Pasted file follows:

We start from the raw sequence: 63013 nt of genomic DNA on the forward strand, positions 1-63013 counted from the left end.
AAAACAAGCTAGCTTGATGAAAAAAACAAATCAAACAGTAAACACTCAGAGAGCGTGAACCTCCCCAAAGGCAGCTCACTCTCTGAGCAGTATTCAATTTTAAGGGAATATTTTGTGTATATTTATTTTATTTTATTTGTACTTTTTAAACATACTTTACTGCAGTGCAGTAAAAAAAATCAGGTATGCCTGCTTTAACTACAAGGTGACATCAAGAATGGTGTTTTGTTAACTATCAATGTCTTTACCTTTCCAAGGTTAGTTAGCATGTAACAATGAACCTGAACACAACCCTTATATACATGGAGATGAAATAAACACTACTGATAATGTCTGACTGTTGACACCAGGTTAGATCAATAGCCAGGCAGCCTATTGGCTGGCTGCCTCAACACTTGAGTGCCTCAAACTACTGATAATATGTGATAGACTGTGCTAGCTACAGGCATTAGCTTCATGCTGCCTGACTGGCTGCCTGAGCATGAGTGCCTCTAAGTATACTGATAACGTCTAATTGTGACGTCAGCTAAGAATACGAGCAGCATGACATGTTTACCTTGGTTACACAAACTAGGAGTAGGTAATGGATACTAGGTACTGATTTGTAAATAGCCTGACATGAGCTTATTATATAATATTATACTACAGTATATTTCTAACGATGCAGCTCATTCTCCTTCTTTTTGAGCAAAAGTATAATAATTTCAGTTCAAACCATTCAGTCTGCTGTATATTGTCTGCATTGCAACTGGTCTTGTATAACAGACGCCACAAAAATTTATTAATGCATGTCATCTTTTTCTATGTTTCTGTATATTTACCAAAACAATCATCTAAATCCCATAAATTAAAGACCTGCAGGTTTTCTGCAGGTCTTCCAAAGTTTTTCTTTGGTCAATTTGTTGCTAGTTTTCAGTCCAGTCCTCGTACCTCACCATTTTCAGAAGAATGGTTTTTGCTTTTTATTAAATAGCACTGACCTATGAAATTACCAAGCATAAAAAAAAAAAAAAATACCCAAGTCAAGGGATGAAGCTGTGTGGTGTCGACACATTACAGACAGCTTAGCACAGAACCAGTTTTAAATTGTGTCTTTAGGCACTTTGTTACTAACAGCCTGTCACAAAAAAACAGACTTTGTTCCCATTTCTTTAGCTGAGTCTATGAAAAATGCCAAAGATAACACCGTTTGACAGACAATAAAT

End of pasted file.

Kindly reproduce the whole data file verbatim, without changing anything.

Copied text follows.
We start from the raw sequence: 63013 nt of genomic DNA on the forward strand, positions 1-63013 counted from the left end.
AAAACAAGCTAGCTTGATGAAAAAAACAAATCAAACAGTAAACACTCAGAGAGCGTGAACCTCCCCAAAGGCAGCTCACTCTCTGAGCAGTATTCAATTTTAAGGGAATATTTTGTGTATATTTATTTTATTTTATTTGTACTTTTTAAACATACTTTACTGCAGTGCAGTAAAAAAAATCAGGTATGCCTGCTTTAACTACAAGGTGACATCAAGAATGGTGTTTTGTTAACTATCAATGTCTTTACCTTTCCAAGGTTAGTTAGCATGTAACAATGAACCTGAACACAACCCTTATATACATGGAGATGAAATAAACACTACTGATAATGTCTGACTGTTGACACCAGGTTAGATCAATAGCCAGGCAGCCTATTGGCTGGCTGCCTCAACACTTGAGTGCCTCAAACTACTGATAATATGTGATAGACTGTGCTAGCTACAGGCATTAGCTTCATGCTGCCTGACTGGCTGCCTGAGCATGAGTGCCTCTAAGTATACTGATAACGTCTAATTGTGACGTCAGCTAAGAATACGAGCAGCATGACATGTTTACCTTGGTTACACAAACTAGGAGTAGGTAATGGATACTAGGTACTGATTTGTAAATAGCCTGACATGAGCTTATTATATAATATTATACTACAGTATATTTCTAACGATGCAGCTCATTCTCCTTCTTTTTGAGCAAAAGTATAATAATTTCAGTTCAAACCATTCAGTCTGCTGTATATTGTCTGCATTGCAACTGGTCTTGTATAACAGACGCCACAAAAATTTATTAATGCATGTCATCTTTTTCTATGTTTCTGTATATTTACCAAAACAATCATCTAAATCCCATAAATTAAAGACCTGCAGGTTTTCTGCAGGTCTTCCAAAGTTTTTCTTTGGTCAATTTGTTGCTAGTTTTCAGTCCAGTCCTCGTACCTCACCATTTTCAGAAGAATGGTTTTTGCTTTTTATTAAATAGCACTGACCTATGAAATTACCAAGCATAAAAAAAAAAAAAAATACCCAAGTCAAGGGATGAAGCTGTGTGGTGTCGACACATTACAGACAGCTTAGCACAGAACCAGTTTTAAATTGTGTCTTTAGGCACTTTGTTACTAACAGCCTGTCACAAAAAAACAGACTTTGTTCCCATTTCTTTAGCTGAGTCTATGAAAAATGCCAAAGATAACACCGTTTGACAGACAATAAAT